Ewan Brown, chairman of Scottish Financial Enterprise (SFE) and one of Scotland's most senior business figures, said more information was needed.
He said: "A yes vote will bring profound irreversible change to our business environment and it is proper for us to find out as much as we can about what that would mean in practice.
"There is no shortage of hypotheses and assertions, but the fact is nobody knows. The consequences of a yes vote only become clear in the months and years that follow."
Mr Brown, former chairman of Lloyds TSB Scotland and a long-standing director of Stagecoach and of merchant bank Noble Grossart, added: "Ironically we know more about how the other parties to such negotiations would behave than we know about the as yet non-existent entity of a Scottish state."
SFE had consulted over the past year and looked at the evidence, Mr Brown said, in a speech to the body's annual gathering. He said the five big issues were EU membership, currency, financial regulation, a single market for financial services and the transition period after a yes vote.
Mr Brown said: "The introduction of any currency uncertainty constitutes a risk to the large number of daily transactions between Scotland the rest of the UK." Currency was a "pre-requisite for stability", he said, but the conditions were "bound to produce a period of uncertainty ... of a duration not foreseeable".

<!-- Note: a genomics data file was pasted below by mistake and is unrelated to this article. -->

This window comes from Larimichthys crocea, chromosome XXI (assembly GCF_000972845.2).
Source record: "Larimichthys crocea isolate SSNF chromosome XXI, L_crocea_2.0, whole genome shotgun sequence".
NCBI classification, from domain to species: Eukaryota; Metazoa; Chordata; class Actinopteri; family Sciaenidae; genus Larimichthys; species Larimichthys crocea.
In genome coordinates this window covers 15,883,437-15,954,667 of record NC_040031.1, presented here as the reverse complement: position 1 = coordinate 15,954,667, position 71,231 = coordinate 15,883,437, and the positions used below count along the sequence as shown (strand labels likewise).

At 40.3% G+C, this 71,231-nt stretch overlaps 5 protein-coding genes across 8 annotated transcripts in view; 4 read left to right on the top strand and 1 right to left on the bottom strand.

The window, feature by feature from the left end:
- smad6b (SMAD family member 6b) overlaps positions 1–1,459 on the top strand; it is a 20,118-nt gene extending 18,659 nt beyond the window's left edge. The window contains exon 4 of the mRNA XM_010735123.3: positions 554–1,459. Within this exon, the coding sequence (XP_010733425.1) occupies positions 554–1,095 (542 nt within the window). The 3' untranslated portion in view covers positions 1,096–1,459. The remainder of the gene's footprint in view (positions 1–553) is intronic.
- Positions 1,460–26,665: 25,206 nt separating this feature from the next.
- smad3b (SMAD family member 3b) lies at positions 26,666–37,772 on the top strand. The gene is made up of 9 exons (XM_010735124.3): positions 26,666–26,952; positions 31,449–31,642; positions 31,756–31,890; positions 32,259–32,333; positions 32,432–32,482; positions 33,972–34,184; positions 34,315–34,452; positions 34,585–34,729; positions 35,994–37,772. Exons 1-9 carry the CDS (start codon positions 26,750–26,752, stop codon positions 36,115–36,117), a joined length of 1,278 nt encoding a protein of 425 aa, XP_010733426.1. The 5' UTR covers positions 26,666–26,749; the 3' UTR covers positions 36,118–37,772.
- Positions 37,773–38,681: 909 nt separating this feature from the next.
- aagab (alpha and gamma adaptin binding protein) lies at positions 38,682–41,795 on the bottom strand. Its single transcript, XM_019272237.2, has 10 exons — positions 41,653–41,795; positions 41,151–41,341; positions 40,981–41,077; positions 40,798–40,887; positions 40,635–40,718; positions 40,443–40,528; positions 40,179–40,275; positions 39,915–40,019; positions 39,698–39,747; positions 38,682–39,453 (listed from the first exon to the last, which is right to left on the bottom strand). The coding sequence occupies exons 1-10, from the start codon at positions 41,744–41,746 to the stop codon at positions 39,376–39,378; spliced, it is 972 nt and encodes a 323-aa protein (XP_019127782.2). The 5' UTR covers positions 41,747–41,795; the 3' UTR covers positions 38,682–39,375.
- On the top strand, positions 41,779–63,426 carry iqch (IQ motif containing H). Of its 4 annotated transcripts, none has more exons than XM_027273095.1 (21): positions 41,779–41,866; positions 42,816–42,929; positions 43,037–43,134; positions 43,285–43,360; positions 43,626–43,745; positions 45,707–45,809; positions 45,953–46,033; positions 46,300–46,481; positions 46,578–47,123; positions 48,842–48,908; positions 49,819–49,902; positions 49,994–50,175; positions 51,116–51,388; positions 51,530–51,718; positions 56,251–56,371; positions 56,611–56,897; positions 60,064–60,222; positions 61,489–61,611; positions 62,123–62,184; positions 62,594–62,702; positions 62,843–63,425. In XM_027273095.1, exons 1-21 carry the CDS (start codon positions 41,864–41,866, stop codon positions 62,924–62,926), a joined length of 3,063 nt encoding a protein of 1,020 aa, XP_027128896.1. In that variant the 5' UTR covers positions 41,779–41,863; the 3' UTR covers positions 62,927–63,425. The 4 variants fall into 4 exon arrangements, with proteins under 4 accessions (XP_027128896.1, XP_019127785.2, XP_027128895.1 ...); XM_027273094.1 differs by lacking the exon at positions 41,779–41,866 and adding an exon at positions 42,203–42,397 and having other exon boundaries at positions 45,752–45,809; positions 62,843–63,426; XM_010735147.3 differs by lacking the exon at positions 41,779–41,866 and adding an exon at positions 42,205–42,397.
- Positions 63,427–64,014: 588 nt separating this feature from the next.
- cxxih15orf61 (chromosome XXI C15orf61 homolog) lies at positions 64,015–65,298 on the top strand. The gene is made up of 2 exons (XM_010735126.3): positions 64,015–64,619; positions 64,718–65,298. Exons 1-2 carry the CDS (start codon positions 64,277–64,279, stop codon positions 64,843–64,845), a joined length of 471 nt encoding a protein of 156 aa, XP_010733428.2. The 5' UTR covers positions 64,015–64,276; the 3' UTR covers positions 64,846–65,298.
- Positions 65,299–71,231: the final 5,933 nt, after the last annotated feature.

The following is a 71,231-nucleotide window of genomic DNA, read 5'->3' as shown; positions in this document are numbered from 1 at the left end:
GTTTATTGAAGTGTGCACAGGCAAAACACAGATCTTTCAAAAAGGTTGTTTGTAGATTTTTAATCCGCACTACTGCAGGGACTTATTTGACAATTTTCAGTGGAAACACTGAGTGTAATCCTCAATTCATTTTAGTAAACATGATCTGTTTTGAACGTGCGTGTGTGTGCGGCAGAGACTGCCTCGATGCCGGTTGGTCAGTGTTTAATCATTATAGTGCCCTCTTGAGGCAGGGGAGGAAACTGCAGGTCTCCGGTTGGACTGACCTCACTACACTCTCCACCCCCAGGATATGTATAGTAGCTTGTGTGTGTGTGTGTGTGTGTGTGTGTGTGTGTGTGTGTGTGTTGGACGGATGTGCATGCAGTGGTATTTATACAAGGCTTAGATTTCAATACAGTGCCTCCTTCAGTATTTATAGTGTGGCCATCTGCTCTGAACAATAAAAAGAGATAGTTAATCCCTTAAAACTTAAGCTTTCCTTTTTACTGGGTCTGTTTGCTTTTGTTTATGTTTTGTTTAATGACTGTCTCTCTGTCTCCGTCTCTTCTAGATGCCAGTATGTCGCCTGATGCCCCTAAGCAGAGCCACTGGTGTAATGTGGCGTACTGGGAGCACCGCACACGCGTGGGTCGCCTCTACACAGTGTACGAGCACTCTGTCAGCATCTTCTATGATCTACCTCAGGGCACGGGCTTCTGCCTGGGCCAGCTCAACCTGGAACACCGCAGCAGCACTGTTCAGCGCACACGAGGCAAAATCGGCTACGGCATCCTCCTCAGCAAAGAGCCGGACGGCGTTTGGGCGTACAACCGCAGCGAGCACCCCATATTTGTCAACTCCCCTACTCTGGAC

He added: "Everybody knows the arrangements will have to change but nobody knows what they will be. That presents considerable operational challenges to many companies in many sectors, including our own."
Mr Brown said that, under EU rules, Scotland would become a new regulatory jurisdiction.
He said: "Since financial products and services are tailored to tax, consumer protection and regulatory regimes, any divergence from the rest of the UK would undermine the single market and create uncertainty over the competitive position of Scottish-based providers."
Although EU membership was likely, "the terms of membership or whether the Scottish people would support EU membership on any terms will remain unknown."
Mr Brown said Scotland would need an additional financial regulator costing millions. He said there would also be a period of transition while currency and constitutional arrangements were agreed.
He said: "During this period of uncertainty, business activity and the need to serve customers will continue and standards will need to be maintained if we are not to lose out to the competition."
The chairman said SFE aimed to offer "a well-considered and impartial view on how independence would impact on the financial services industry". Mr Brown concluded: "It would be good if there was much more focus on what is best for Scotland and much less megaphone communication."
A spokesman for Yes Scotland said: "Independence can bring about radical change in the business community - change for the better as a Yes vote is the right way to see Scotland realising our potential and utilising to the full our talent, expertise, business acumen and ambition. We are confident the more information people have, the more likely they are to vote Yes."
A spokesman for the Scottish Government: "It is common sense that Scotland will be part of the EU, just as it is common sense Scotland will keep the pound. The pound is Scotland's currency too and Scotland makes an important contribution to the Sterling Area. For example, Oil & Gas UK estimate North Sea oil and gas boosted UK balance of payments by £32 billion (2012).
"Scotland and the UK have a shared interest in maintaining a common approach to financial stability."